Back in January, I wrote the article “What’s Wrong with having my data in the Cloud? I like it!” In that article, I was asking the question, “What if your data is not available to you anymore?”
In the meantime, people who own the Western Digital My Book Live Storage devices got an idea of what it is like to be without their data, unfortunately.
I am going to try to break this hack down as simply as possible. Apparently, this was a two layered hack.
The first compromise turned the device into a botnet zombie network. You can read more about botnets, and then the second wiped the device. The wipe on the device was due to commented out code lines in a file, by the developer, that would have, if enabled, required a password to be input to authenticate the wipe. As a result of the wipe, by bad guys—really bad guys—petabytes of data were lost.
A petabyte is 1024 terabytes. Imagine 1,000, 1 terabyte drives, the hard drive in your computer is probably 1 terabyte, and the data is totally wiped—gone. Now imagine 1,000 or more hard drives wiped or at least as many of this kind sold—astounding amounts of data lost—hopefully recoverable.
This is what I said in January about denial of service:
What I fear the most is, extortion and denial of services and infrastructure by the bad guys. It’s a bigger pay day to demonstrate they can turn something off and do it, and then threaten to do it again. I am afraid that’s where we are heading, if we are not already there. The internet, Cloud services, or both denied because they have become so centralized and vastly interconnected at business institutions where an accidental flip of a switch can take down large swaths of internet service.”
The Western Digital compromise is an example of denial of data use, it was wiped and you can’t use the data if it is gone! IT companies wanting to make file sharing easier by the use of interconnected cloud services, but in the end, it is these same services that introduced the vulnerability that let these devices get wiped. Cloud services are inherently insecure, and this or something like this will happen again and probably on a larger scale.
The importance of a Proper Backup and Disaster Recovery Strategy:
“Other My Book Live users quickly joined the conversation to report that they, too, had experienced precisely the same thing. “All my data is gone too,” one user soon responded. “I am totally screwed without that data…years of it.”
The user of this My book Live device seemingly did not have a backup plan, and I can understand why. This individual had total trust in the security of his data by a name brand company. But even if this hack did not happen, would this user fall prey to a hardware failure that would have taken the data to the grave anyways?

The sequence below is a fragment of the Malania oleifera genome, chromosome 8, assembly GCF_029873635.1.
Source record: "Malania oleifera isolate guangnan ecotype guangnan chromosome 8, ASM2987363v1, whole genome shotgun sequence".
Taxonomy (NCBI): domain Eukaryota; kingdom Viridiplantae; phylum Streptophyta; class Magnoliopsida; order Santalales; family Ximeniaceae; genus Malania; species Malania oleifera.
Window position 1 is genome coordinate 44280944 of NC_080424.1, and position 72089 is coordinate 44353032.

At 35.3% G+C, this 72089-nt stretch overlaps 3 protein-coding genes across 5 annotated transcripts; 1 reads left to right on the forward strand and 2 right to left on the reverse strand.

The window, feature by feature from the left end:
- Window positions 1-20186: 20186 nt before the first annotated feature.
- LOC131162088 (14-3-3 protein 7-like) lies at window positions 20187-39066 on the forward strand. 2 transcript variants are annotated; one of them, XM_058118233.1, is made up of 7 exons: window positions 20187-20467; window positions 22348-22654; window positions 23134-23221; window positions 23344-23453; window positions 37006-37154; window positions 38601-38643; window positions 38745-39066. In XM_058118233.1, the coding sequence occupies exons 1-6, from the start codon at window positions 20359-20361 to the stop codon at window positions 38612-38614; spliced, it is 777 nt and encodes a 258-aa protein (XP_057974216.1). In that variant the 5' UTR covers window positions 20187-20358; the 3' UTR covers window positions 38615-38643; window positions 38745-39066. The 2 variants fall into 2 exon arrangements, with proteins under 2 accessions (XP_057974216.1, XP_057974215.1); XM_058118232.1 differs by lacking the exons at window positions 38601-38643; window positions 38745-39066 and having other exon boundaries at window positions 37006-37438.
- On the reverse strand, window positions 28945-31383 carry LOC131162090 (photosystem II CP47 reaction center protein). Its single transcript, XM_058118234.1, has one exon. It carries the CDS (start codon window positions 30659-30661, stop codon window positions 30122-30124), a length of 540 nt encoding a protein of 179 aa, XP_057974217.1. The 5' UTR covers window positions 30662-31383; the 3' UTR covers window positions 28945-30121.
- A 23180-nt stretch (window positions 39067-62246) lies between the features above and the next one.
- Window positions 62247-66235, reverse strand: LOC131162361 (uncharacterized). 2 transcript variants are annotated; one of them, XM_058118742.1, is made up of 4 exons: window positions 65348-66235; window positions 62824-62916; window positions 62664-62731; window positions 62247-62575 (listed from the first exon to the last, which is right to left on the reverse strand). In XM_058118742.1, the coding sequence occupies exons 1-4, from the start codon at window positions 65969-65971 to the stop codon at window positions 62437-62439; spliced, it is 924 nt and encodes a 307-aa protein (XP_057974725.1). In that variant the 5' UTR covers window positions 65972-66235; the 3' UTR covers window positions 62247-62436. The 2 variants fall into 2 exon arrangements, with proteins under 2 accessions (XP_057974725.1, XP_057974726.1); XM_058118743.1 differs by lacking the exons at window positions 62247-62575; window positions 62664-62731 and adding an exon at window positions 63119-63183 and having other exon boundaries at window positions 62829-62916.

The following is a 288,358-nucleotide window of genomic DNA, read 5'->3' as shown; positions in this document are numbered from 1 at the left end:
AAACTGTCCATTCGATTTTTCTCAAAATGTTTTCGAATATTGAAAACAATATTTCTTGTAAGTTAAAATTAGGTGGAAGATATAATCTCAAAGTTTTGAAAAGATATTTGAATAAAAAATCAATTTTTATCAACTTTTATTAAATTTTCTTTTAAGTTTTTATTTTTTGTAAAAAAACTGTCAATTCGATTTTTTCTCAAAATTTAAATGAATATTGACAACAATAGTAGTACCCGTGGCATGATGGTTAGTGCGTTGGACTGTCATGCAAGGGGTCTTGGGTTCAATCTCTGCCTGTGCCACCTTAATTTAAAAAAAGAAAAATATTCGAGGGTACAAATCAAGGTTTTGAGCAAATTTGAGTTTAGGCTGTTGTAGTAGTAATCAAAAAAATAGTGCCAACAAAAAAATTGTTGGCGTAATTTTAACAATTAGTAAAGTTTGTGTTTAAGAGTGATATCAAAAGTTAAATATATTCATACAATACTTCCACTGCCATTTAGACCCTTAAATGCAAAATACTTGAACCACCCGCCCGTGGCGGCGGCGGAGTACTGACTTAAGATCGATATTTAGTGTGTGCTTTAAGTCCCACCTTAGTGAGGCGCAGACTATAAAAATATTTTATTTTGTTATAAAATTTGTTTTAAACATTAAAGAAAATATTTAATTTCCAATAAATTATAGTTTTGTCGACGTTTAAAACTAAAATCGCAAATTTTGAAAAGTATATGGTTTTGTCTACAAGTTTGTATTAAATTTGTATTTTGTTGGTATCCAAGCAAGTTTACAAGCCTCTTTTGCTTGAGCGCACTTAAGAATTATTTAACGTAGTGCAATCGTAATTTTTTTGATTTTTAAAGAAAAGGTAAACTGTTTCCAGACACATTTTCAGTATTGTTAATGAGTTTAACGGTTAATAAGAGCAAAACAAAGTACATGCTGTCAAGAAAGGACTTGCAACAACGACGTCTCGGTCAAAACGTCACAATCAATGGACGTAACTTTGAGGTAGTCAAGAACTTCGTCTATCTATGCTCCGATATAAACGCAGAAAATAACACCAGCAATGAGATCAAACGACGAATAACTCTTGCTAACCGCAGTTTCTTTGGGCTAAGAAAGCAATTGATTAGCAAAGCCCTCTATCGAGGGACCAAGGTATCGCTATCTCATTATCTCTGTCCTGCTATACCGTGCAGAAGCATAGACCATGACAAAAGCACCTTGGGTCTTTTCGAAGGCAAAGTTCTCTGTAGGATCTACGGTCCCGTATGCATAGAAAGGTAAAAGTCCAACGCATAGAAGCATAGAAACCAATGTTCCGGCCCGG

In either case, a solid backup plan is always needed. There needs to be two copies of that data in different geographic places, and the backups need to be encrypted. I say two places because the pain of this user would have been eliminated with a local backup copy and a disaster recovery copy somewhere else—Arnold Consulting would have been good.
How Arnold Consulting preforms our backups:
When we backup a system, we have a local backup and an offsite disaster recovery copy held on our servers. So, even if the local copy was wiped off the client’s system, we have another copy ready for recovery. All copies that come to Arnold Consulting are encrypted at the source and in flight to our location.
Just last week one of our users called us. Their system was compromised and their backups were wiped from the USB drive we attached to the system to hold the local backup. However, what the bad guy did not know is we, at Arnold Consulting, have an offsite copy.
Of course, they are charging a ransom for all the word documents family photos and videos, etc. The user wanted to pay to get their documents and photos back because there was a countdown timer, “I have to pay,” was our clients thinking.
This user did not end up paying a dime. We had his backup, and we restored his system to a new hard drive, with a backup from the day before, he lost very little. If you have a good backup plan/disaster recovery in place—you don’t have to pay any hacker, ever.
You may be thinking, “I knew you were a Cloud service.” I would say yes…and absolutely not! The offsite backup never touches what I call the public Cloud services (i.e., Google, Amazon Web Services etc.) It is all private.
The backups go over the internet, but they are going through an encrypted channel, so no credentials are passed in the clear and the backups are encrypted in flight with AES 256-bit encryption, and they land on a private network behind a secure firewall. They are never on any of the public infrastructures. Ever.
However, it is not just enough to backup. We also test the backups to make sure they are recoverable. Occasionally, we find one that we have trouble with, and when we do, we open a trouble ticket and resolve the issue. If the user from my example, with the western digital drive, had us backing his system up with our company resources and knowledge base he would still be working. The incident would have been adverted.
I like the Cloud???
So, do you still like your data in the cloud? Please, go back and re-read the first article I wrote in January, and think about all the breaches that have been published since then. For all the breaches that have been made public, there are many more that have not. Many of these breaches are simply because companies don’t want to take ownership of the data. If you own the data, don’t let somebody else secure it for you (i.e., Cloud services). If you are the owner of the data then secure it and own it. It is worth it to invest in infrastructure.